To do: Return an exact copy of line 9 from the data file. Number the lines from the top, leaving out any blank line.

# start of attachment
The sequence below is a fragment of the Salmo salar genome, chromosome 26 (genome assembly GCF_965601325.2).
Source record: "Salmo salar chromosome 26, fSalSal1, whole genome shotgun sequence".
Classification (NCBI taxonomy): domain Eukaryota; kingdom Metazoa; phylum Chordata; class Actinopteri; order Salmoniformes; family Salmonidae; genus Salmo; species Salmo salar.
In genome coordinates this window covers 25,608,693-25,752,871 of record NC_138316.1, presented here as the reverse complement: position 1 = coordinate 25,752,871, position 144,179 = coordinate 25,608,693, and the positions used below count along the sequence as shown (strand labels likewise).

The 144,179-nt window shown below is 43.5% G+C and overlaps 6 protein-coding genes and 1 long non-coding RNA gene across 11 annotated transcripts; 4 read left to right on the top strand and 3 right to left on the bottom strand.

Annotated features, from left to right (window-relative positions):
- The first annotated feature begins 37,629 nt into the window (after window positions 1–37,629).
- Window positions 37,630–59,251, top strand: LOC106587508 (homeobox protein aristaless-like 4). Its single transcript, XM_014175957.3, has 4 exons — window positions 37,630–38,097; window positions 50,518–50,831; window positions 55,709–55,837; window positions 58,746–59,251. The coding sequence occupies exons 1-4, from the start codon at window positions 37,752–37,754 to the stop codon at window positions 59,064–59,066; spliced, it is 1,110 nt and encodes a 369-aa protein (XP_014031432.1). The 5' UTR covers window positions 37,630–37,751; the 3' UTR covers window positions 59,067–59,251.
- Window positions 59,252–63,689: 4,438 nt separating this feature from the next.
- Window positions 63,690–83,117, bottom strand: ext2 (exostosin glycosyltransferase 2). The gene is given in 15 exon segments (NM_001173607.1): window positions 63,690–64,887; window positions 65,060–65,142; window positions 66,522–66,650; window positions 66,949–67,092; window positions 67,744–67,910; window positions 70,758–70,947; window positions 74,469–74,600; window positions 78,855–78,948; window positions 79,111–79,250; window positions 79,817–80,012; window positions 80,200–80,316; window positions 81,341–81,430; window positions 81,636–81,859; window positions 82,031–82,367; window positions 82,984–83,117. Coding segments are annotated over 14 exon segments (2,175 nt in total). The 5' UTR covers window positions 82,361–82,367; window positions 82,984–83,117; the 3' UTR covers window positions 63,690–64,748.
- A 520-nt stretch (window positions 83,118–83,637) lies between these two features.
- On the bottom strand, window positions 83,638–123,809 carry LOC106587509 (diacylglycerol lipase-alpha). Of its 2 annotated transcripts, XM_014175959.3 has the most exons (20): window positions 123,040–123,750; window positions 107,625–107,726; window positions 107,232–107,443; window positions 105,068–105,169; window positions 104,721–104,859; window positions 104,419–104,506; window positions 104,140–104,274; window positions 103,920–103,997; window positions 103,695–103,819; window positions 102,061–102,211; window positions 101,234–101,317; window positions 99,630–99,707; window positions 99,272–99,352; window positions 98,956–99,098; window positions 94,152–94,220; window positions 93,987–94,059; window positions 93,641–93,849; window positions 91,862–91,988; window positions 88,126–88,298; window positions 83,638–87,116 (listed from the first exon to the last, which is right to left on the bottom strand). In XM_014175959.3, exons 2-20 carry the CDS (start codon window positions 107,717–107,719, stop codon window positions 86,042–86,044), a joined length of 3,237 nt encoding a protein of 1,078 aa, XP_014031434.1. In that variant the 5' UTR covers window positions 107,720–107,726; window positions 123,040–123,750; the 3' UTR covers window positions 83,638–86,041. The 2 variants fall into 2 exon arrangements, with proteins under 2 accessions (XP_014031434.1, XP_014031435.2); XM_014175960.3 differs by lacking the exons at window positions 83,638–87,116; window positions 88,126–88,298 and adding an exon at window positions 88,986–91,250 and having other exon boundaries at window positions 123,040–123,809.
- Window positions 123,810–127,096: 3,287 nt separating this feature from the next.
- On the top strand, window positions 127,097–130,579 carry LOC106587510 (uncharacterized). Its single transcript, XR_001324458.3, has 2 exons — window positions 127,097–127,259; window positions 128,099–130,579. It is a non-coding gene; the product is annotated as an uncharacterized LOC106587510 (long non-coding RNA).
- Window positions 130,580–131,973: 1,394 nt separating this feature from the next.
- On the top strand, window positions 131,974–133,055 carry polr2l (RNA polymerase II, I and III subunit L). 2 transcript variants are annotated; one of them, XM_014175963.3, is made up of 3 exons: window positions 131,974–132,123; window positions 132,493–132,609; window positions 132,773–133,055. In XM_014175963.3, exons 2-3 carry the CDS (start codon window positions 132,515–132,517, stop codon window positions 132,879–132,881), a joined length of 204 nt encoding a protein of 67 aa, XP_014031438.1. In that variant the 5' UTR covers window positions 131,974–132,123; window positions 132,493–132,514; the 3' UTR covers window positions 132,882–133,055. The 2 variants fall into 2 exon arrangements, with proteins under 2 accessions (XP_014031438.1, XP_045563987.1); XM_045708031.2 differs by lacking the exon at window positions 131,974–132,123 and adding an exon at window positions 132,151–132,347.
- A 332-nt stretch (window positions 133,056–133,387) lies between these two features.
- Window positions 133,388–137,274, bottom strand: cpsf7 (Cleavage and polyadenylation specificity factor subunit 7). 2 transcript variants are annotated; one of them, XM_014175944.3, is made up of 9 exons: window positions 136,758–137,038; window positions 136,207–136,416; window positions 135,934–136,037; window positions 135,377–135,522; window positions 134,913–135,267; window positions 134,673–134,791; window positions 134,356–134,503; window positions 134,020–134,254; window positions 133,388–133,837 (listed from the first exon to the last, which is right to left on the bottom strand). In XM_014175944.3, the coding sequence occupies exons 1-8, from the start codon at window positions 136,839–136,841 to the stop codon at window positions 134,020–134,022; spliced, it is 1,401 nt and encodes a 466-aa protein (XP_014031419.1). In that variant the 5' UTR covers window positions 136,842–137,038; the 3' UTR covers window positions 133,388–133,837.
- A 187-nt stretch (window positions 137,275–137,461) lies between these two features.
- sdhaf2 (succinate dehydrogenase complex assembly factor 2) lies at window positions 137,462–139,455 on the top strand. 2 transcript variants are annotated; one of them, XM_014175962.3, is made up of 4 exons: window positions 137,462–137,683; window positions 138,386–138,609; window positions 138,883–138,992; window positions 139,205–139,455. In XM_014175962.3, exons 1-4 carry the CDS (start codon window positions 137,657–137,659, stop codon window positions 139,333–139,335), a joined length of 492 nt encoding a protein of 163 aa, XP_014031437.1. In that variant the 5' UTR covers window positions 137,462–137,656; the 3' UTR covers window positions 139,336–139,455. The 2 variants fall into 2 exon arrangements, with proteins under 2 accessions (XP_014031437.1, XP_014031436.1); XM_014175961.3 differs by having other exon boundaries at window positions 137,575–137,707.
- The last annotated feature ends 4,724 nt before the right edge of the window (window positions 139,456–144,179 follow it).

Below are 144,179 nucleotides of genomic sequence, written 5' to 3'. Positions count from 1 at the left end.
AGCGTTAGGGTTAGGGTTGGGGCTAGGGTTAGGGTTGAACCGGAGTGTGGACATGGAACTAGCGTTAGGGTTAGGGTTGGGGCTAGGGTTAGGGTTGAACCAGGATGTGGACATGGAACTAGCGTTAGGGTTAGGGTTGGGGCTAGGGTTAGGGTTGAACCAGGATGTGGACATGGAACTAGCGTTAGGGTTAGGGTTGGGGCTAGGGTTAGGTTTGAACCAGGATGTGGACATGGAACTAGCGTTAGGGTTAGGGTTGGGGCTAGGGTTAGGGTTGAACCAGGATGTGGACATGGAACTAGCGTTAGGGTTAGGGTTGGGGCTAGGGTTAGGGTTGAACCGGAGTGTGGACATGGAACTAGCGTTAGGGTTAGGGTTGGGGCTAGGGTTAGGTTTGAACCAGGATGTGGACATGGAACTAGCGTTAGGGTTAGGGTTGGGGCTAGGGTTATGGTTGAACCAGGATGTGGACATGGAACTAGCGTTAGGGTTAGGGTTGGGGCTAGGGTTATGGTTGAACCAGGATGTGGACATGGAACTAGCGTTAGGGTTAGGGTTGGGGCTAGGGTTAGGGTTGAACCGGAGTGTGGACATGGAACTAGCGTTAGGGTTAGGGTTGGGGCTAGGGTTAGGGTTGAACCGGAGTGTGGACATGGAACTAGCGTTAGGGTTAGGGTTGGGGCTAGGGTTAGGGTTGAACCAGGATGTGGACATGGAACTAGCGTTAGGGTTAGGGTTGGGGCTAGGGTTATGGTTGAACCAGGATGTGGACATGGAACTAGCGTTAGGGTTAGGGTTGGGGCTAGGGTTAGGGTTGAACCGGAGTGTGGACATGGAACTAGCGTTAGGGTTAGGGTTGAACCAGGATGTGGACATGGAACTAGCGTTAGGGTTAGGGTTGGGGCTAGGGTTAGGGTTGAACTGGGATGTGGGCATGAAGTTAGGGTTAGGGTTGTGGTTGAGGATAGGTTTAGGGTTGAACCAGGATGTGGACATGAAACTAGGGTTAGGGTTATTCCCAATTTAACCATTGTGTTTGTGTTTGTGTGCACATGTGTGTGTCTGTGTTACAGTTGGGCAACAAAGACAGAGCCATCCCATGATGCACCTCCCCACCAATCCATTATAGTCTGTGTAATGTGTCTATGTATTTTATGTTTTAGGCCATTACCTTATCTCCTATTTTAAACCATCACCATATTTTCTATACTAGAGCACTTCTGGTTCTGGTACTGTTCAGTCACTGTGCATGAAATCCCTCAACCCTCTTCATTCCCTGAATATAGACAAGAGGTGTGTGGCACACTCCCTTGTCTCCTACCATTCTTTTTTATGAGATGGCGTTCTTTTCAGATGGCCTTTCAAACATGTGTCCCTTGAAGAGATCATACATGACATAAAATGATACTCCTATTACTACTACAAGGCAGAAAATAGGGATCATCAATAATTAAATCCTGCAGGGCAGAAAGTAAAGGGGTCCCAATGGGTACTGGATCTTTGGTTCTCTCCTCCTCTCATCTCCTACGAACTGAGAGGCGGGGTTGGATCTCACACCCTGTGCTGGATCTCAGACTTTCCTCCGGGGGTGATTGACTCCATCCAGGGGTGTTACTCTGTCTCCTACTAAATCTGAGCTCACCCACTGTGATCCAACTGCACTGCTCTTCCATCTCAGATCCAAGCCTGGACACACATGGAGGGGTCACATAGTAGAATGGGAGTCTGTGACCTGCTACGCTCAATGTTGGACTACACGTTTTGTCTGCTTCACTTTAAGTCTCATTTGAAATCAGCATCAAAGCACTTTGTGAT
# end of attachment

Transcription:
- Window positions 59,252–63,689: 4,438 nt separating this feature from the next.